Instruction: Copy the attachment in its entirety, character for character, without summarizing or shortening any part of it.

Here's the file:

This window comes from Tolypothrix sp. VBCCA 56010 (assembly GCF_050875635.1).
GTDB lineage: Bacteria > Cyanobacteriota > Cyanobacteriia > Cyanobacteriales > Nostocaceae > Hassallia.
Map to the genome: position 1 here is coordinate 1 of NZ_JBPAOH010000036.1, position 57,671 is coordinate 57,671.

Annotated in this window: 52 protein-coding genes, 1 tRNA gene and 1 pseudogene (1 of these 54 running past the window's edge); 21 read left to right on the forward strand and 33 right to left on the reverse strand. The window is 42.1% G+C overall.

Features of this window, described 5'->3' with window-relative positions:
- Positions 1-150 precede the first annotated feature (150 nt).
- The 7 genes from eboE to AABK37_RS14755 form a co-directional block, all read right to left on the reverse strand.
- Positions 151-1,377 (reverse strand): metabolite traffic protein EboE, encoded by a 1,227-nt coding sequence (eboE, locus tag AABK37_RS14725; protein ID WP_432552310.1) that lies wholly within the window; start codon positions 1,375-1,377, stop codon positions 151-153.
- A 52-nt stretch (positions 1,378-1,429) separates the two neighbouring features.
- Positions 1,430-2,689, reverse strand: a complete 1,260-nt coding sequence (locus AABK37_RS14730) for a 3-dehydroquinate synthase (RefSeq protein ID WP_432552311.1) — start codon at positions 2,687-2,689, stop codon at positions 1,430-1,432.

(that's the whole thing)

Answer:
This window comes from Tolypothrix sp. VBCCA 56010 (assembly GCF_050875635.1).
GTDB lineage: Bacteria > Cyanobacteriota > Cyanobacteriia > Cyanobacteriales > Nostocaceae > Hassallia.
Map to the genome: position 1 here is coordinate 1 of NZ_JBPAOH010000036.1, position 57,671 is coordinate 57,671.

Annotated in this window: 52 protein-coding genes, 1 tRNA gene and 1 pseudogene (1 of these 54 running past the window's edge); 21 read left to right on the forward strand and 33 right to left on the reverse strand. The window is 42.1% G+C overall.

Features of this window, described 5'->3' with window-relative positions:
- Positions 1-150 precede the first annotated feature (150 nt).
- The 7 genes from eboE to AABK37_RS14755 form a co-directional block, all read right to left on the reverse strand.
- Positions 151-1,377 (reverse strand): metabolite traffic protein EboE, encoded by a 1,227-nt coding sequence (eboE, locus tag AABK37_RS14725; protein ID WP_432552310.1) that lies wholly within the window; start codon positions 1,375-1,377, stop codon positions 151-153.
- A 52-nt stretch (positions 1,378-1,429) separates the two neighbouring features.
- Positions 1,430-2,689, reverse strand: a complete 1,260-nt coding sequence (locus AABK37_RS14730) for a 3-dehydroquinate synthase (RefSeq protein ID WP_432552311.1) — start codon at positions 2,687-2,689, stop codon at positions 1,430-1,432.